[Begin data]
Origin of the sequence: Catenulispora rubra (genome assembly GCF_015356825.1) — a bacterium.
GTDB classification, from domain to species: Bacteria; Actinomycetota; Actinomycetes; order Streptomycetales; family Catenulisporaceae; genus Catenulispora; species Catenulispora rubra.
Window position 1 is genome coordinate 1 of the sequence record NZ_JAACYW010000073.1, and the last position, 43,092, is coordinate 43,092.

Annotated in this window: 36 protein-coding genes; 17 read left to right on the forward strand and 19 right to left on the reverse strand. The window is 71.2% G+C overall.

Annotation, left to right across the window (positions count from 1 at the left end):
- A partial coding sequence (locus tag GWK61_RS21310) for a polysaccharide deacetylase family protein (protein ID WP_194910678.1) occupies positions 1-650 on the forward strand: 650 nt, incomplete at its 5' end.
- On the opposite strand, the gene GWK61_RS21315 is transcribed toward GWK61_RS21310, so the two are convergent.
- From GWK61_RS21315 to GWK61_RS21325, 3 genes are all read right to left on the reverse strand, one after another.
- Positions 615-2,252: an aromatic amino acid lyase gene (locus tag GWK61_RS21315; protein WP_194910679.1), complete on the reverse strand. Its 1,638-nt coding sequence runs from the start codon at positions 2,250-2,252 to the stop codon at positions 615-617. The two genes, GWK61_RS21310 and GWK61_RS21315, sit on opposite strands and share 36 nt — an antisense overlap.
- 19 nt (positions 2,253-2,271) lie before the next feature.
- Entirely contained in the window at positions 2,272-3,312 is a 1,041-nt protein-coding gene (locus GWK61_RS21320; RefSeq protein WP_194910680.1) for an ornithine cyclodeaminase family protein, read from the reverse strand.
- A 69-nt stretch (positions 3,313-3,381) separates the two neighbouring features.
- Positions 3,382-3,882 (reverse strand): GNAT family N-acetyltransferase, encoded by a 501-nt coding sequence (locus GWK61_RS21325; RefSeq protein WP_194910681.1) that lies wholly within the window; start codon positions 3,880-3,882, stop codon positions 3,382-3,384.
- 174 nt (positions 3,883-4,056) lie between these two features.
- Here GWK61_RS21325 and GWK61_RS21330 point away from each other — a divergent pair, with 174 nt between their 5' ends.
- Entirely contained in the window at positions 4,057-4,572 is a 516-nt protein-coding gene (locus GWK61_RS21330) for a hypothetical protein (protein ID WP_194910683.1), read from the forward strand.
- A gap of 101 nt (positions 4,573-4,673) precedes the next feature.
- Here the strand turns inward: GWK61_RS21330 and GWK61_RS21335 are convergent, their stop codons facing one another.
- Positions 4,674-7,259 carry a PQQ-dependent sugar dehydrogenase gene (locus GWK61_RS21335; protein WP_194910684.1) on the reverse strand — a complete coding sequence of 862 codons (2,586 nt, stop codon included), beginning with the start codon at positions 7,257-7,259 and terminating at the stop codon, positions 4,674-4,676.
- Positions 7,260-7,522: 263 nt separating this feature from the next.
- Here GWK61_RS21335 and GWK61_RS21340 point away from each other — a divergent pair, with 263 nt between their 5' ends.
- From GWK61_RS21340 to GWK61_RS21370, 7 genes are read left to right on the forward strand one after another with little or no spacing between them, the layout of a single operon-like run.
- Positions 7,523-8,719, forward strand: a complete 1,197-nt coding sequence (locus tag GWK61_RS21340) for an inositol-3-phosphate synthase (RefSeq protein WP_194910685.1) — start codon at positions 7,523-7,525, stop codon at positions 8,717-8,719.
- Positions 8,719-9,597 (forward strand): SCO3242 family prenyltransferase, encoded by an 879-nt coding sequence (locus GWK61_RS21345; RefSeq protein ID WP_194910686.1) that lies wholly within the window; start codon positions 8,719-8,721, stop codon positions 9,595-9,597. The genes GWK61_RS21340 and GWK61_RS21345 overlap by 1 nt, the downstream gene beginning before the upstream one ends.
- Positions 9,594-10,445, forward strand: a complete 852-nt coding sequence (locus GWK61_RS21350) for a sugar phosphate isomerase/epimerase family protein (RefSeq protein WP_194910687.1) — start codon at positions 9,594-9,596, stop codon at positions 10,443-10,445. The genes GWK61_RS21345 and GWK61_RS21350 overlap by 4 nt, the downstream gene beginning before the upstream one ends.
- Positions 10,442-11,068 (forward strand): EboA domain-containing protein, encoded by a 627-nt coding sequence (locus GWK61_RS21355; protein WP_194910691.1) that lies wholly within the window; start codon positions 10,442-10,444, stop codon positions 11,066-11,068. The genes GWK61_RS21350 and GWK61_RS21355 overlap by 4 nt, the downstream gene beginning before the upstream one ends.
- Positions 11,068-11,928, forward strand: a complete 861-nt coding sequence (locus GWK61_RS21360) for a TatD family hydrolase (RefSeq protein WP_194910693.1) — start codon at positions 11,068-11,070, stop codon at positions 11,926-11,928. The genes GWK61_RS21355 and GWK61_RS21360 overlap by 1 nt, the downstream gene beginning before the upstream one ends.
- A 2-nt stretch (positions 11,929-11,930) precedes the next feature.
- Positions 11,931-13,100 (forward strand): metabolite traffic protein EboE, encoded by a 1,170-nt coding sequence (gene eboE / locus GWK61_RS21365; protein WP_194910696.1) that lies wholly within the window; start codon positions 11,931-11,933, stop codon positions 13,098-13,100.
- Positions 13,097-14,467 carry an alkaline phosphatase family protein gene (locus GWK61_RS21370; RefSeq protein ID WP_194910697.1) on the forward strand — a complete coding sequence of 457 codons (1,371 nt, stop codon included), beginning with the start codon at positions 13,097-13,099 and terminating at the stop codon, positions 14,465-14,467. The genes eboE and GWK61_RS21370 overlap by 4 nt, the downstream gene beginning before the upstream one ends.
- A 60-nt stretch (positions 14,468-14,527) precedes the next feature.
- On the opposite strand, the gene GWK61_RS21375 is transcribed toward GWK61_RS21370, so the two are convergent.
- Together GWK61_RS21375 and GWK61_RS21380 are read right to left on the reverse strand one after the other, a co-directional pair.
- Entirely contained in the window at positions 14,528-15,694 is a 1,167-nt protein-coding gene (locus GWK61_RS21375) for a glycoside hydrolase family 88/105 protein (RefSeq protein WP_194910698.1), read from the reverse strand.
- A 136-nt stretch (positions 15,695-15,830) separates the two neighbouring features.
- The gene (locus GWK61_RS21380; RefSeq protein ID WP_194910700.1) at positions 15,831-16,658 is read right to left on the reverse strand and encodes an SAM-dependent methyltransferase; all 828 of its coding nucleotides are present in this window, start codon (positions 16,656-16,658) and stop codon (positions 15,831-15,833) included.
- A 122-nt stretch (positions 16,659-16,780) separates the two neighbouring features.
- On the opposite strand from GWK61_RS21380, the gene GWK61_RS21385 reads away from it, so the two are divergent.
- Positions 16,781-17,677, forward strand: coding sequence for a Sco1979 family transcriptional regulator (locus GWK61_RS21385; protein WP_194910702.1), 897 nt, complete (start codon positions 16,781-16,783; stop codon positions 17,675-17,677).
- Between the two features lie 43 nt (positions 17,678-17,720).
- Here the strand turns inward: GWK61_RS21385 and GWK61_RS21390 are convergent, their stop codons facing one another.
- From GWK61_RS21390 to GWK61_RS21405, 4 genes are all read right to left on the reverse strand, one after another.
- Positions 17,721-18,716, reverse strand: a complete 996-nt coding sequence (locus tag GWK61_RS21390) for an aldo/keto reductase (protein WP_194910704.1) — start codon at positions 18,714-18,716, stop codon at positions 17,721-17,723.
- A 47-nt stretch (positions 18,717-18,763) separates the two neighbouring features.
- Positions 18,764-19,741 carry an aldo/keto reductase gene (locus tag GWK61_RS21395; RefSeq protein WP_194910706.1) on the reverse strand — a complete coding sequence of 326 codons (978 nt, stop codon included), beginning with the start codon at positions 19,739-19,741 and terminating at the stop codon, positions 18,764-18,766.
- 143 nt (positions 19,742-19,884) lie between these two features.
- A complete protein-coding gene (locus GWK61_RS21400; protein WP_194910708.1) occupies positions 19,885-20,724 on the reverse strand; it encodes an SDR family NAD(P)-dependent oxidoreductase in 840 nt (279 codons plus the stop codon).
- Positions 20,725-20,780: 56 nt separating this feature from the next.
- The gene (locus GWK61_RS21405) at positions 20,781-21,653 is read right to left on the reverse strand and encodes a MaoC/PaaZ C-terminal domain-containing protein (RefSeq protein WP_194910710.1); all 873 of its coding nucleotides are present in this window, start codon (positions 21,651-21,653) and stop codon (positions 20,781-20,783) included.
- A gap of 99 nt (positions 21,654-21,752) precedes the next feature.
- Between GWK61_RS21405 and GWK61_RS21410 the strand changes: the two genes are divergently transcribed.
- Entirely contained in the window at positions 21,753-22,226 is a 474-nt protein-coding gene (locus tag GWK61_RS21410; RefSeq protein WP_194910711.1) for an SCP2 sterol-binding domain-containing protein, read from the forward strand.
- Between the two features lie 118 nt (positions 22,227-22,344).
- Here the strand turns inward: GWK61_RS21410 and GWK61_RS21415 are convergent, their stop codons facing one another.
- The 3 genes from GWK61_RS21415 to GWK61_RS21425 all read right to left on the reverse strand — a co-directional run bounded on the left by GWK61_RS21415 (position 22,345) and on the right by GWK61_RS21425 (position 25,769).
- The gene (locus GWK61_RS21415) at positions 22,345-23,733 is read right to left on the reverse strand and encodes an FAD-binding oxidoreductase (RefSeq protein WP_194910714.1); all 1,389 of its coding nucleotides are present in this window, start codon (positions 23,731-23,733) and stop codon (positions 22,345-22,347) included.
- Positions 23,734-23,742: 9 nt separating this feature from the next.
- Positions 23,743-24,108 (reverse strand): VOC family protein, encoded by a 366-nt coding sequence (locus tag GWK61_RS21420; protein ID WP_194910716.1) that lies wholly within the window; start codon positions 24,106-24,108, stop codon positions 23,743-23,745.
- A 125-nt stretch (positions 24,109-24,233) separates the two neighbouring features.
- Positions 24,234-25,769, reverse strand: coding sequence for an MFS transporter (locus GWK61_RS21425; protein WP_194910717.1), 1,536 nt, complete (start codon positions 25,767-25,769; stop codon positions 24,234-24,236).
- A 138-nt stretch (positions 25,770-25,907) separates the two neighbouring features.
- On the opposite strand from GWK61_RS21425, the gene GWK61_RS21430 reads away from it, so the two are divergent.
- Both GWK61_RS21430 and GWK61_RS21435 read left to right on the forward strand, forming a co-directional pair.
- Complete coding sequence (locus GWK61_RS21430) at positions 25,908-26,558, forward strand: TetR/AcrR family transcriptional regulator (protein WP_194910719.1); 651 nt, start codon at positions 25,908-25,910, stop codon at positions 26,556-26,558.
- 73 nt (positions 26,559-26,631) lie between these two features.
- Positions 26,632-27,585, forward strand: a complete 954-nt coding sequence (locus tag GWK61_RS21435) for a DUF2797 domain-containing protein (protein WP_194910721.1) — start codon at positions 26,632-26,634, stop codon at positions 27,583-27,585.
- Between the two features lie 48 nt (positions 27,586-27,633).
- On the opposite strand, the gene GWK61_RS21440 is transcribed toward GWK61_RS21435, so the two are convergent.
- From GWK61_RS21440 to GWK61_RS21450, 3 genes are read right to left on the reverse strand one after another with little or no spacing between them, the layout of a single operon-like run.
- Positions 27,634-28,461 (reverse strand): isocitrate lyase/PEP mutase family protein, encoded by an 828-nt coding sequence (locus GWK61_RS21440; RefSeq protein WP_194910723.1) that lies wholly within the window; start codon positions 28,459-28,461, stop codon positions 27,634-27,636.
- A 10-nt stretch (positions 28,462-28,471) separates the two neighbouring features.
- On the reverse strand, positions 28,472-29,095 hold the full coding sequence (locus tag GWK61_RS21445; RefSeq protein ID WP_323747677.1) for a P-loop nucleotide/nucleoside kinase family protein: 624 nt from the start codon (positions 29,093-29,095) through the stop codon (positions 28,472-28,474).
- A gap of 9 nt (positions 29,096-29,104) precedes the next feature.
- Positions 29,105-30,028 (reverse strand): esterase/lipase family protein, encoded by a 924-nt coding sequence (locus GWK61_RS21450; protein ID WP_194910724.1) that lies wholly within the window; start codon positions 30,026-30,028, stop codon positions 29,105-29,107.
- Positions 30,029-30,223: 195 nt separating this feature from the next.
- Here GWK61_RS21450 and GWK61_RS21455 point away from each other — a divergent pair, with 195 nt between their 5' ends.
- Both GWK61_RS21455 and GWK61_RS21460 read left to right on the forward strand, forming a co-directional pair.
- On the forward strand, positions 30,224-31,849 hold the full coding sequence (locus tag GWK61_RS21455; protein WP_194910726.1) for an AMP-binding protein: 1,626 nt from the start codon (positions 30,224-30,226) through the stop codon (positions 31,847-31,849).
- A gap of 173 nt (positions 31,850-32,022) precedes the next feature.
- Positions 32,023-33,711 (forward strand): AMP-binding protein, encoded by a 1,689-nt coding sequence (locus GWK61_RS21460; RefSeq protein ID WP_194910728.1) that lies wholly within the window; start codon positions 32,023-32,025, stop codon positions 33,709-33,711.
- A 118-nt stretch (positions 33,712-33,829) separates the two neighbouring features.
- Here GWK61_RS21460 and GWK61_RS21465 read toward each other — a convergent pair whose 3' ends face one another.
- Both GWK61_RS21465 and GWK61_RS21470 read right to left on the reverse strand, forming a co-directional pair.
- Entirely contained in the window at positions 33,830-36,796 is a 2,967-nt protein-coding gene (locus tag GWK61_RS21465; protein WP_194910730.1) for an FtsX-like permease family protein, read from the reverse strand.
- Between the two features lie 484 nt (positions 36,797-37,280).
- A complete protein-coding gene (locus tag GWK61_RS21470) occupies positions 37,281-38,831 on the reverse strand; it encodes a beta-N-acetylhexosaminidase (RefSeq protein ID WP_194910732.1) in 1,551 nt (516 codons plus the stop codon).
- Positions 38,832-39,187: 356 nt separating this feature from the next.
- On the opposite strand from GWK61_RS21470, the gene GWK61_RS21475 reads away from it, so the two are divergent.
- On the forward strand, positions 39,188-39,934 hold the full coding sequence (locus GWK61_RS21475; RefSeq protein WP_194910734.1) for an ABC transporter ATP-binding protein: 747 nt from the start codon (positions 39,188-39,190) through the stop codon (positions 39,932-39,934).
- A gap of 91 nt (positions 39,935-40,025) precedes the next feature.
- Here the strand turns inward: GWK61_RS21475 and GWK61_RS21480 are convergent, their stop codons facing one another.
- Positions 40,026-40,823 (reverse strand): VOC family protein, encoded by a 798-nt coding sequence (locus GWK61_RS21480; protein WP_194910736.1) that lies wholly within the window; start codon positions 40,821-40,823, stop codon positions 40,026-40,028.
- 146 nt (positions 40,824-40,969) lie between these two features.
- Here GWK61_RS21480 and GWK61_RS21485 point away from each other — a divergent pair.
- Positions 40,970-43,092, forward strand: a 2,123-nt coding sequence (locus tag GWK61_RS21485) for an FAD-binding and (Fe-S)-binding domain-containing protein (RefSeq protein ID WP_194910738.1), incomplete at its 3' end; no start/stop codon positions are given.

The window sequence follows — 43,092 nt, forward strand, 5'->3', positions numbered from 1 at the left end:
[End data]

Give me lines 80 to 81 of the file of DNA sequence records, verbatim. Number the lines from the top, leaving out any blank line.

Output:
- Positions 32,023-33,711 (forward strand): AMP-binding protein, encoded by a 1,689-nt coding sequence (locus GWK61_RS21460; RefSeq protein ID WP_194910728.1) that lies wholly within the window; start codon positions 32,023-32,025, stop codon positions 33,709-33,711.
- A 118-nt stretch (positions 33,712-33,829) separates the two neighbouring features.